This is a collection of embroidered mono-prints inspired directly by the book, The Yellow Wall Paper, a short story by Charlotte Perkins Gilman published in 1892. The original story is written from the perspective of a post-partum mother recently removed to a house in the countryside by her (doctor) husband. As an adult woman she is treated like a child, told to rest as a way of dealing with her depression and anxiety. In the room that she stays in is this dreadful patterned yellow wall paper. The quotes are selected directly from the text as a poetic representation of her perceived descent into madness, which can be seen as her own release and experience of freedom from this domestic prison.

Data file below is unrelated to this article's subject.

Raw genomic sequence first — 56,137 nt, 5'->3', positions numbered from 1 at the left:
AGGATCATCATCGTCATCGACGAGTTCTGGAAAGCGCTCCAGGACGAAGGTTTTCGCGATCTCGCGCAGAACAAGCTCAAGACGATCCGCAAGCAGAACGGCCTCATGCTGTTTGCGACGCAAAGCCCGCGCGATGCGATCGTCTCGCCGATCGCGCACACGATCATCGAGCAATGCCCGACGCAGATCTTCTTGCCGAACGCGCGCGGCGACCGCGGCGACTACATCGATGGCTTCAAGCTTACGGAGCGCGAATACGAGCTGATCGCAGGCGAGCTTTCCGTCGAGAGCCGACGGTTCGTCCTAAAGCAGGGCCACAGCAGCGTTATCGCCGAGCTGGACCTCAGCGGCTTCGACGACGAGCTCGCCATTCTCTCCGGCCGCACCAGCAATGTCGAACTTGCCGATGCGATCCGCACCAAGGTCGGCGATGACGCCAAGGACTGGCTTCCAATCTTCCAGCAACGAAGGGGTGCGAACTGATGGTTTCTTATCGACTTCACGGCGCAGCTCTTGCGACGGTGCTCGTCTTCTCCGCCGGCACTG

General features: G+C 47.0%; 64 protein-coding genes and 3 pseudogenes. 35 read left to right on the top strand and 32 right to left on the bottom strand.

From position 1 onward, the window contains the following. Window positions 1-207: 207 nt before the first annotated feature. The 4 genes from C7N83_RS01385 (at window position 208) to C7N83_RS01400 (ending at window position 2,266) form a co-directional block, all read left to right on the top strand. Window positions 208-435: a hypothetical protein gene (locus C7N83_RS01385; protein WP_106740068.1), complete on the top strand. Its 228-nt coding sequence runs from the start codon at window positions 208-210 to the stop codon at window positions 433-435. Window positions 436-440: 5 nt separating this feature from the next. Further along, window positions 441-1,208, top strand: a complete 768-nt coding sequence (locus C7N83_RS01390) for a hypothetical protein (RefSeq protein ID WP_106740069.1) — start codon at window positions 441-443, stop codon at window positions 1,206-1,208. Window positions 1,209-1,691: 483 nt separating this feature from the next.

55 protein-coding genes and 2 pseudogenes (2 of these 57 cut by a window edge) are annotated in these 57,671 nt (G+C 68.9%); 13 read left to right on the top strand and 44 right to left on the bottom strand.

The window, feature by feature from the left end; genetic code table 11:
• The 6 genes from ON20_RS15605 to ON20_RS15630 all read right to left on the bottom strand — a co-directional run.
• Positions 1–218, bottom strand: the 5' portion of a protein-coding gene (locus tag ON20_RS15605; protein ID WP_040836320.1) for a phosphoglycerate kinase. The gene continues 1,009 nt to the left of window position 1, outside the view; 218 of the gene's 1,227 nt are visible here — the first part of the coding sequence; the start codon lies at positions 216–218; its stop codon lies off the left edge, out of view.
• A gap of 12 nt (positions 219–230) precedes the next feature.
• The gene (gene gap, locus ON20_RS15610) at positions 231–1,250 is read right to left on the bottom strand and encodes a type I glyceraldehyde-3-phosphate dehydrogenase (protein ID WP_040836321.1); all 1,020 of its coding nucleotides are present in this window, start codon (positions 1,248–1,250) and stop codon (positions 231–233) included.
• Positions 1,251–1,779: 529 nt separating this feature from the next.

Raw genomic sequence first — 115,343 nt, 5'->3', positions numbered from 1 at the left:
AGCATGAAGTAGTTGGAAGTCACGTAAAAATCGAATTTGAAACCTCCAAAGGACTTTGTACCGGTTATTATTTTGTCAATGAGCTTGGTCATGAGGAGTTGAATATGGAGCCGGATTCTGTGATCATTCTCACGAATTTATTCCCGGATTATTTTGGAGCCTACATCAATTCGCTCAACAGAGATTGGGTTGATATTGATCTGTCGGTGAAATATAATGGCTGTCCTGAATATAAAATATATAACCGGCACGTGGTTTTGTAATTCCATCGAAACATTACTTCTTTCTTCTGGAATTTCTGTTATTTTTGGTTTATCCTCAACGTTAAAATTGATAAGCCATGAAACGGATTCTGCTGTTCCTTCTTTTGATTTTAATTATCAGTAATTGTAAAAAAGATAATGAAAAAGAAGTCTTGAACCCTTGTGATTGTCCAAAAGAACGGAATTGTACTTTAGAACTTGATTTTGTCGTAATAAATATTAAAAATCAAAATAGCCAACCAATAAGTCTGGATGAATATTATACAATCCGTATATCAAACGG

Layers of pigment are built up on a gelatin printing plate and transferred onto muslin fabric, a material often used for humble means such as undergarments or as a drafting material for patterning garments of high fashion. The threads in the hand-embroidery tie us to domestic space, repetitive women's work, and the connection of the hand-to-material and is a stripped-down experience replicating the narrator's removal from high society and class pretension to primal human and emotional experience.